The players? In 2015 AOL News reported on 27 active NFL players who had multiple arrests. Last May, Yale Law professor Stephen Carter wrote an op-ed in the Chicago Tribune (“The NFL has a serious violence problem”) where he explores how allegations of sexual assault and other violence by players is causing the “league’s public image [to take] a hit.” USA Today maintains an online NFL Player Arrests database of those who’ve been arrested since the year 2000. As of September 25th, it had 869 records.
The only good news about all this is that Americans are increasingly turning away from the NFL. Ratings were down in 2016, and even CBS Sports chairman Sean McManus admitted that an internal study showed that Colin Kaepernick’s protests were a factor in the decline. Apologists claimed that the elections, not Kaepernick, were most responsible for the drop, but just last week CNN reported that the NFL’s ratings were still falling.
Will more fans become ex-fans of the NFL? I really don’t know, but I won’t be watching and I hope others join me. An organization that countenances denigrating the flag, the national anthem, and those who serve in uniform has nothing for me. Pro football – at least as the NFL manages it – is just not something I believe we ought to be watching. Time to turn away.
Updates (26 September):
The Washington Times has an update on picture of Pittsburgh Steeler Alejandro Villanueva standing alone with his hand on his heart (see above) that became a social media sensation (and led to his jersey being the top seller on the teams’ website).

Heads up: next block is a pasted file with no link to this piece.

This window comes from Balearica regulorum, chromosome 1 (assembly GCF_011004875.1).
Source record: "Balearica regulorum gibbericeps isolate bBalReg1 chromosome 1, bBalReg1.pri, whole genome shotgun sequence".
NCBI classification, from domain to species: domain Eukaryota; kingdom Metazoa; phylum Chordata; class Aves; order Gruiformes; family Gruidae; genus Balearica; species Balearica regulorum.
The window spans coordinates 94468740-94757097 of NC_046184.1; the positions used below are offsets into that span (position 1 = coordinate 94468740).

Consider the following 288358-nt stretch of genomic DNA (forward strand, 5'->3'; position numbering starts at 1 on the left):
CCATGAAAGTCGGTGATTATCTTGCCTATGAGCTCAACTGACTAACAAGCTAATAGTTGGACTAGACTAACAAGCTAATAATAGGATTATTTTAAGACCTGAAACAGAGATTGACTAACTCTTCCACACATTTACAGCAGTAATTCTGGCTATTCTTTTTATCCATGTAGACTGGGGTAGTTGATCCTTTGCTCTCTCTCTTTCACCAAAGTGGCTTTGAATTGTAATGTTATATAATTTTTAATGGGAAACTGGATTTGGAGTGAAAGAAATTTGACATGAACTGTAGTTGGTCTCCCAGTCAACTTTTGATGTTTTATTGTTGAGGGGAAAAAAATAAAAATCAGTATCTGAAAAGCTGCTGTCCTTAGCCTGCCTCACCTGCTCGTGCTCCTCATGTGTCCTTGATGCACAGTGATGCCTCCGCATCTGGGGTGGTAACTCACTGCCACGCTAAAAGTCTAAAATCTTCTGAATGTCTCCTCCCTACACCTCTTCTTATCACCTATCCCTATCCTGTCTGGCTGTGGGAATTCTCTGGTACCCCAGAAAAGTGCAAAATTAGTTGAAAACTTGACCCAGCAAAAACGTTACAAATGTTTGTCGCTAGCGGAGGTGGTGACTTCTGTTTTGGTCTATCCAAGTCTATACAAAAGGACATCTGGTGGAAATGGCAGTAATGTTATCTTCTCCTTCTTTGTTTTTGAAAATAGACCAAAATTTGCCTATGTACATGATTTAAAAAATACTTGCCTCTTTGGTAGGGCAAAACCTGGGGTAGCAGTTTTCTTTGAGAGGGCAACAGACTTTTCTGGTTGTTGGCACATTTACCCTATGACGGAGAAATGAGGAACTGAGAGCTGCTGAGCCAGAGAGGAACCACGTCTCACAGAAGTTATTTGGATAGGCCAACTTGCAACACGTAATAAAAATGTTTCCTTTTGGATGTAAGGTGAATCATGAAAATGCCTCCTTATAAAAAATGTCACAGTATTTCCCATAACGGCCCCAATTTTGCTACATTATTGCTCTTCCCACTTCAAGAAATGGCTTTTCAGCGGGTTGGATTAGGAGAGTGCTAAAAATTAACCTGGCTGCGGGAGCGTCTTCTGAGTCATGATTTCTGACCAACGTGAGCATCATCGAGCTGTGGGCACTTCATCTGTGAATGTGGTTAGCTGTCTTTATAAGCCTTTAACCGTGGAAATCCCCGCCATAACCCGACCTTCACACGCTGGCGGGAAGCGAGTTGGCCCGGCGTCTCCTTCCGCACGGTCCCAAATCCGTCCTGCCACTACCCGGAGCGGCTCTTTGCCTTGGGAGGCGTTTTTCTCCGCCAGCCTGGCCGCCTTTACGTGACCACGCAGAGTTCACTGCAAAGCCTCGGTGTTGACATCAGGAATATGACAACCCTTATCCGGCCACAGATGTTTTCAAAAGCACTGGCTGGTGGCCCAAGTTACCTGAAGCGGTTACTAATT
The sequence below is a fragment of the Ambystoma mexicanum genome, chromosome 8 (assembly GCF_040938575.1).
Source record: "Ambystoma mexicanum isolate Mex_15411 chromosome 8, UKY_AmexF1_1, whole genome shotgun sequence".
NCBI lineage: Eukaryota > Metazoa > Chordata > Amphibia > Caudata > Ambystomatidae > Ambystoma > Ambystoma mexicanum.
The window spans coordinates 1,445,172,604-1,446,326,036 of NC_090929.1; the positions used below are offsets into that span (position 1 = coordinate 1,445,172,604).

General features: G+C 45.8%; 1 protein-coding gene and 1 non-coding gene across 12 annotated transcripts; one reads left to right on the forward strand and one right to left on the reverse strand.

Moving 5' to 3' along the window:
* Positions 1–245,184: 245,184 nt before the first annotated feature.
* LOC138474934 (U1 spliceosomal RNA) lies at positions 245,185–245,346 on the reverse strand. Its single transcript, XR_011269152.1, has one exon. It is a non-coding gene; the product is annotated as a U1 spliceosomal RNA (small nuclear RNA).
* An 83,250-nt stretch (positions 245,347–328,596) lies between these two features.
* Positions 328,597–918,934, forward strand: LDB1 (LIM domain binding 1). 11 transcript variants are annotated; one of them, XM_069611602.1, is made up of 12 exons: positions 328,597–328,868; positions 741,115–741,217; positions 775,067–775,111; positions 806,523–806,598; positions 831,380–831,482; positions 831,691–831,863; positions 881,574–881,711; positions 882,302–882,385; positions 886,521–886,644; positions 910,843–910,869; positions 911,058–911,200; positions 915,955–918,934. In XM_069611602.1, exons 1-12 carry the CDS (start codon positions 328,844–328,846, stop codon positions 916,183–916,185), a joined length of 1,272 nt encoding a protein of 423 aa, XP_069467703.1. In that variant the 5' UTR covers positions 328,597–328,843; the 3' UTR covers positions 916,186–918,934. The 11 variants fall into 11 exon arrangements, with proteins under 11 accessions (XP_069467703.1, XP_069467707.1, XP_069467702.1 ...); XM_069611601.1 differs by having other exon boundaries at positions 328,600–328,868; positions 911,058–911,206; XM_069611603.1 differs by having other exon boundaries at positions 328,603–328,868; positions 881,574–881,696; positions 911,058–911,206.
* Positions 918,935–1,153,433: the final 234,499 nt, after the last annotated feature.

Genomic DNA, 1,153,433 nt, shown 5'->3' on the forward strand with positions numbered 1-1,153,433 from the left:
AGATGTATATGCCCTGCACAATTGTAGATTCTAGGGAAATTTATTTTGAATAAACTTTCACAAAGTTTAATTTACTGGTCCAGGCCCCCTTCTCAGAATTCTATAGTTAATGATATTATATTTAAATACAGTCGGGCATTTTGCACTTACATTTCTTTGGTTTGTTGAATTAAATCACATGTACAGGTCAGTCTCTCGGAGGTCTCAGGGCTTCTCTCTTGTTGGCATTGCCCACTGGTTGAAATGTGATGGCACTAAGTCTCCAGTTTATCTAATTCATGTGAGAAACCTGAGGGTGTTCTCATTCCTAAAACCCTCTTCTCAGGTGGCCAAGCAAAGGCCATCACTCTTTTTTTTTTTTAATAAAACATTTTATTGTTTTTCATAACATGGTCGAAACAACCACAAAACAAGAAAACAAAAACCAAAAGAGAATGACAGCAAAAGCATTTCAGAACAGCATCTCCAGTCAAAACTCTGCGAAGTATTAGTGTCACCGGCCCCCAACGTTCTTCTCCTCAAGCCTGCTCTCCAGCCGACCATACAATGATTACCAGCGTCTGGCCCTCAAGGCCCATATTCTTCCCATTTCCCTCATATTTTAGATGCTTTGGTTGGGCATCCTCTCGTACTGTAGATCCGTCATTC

While Villanueva did intend to salute the flag, he did not mean to be out on the field by himself, but rather had merely moved to get a better view. He says that the picture embarrasses him because it makes “everybody thinks the team and the Steelers are not behind me and that is absolutely wrong. It’s quite the opposite.”
Apparently the Steelers had decided that whatever they would do about the controversy, they would do as a team. However, when they “couldn’t reach a consensus, they opted to remove themselves from the situation by staying off the field until after the anthem was played.” They were supposed to wait in the tunnel until after the anthem played, but the Times says:
Villanueva said he arrived early and walked out far enough to see the flag. He asked a security guard when the anthem would start and was told “20 seconds.” He turned back toward his teammates in the tunnel when the music began playing.
So Villanueva did what he’s done his entire life: he stopped and put his right hand over his heart even as his mind raced.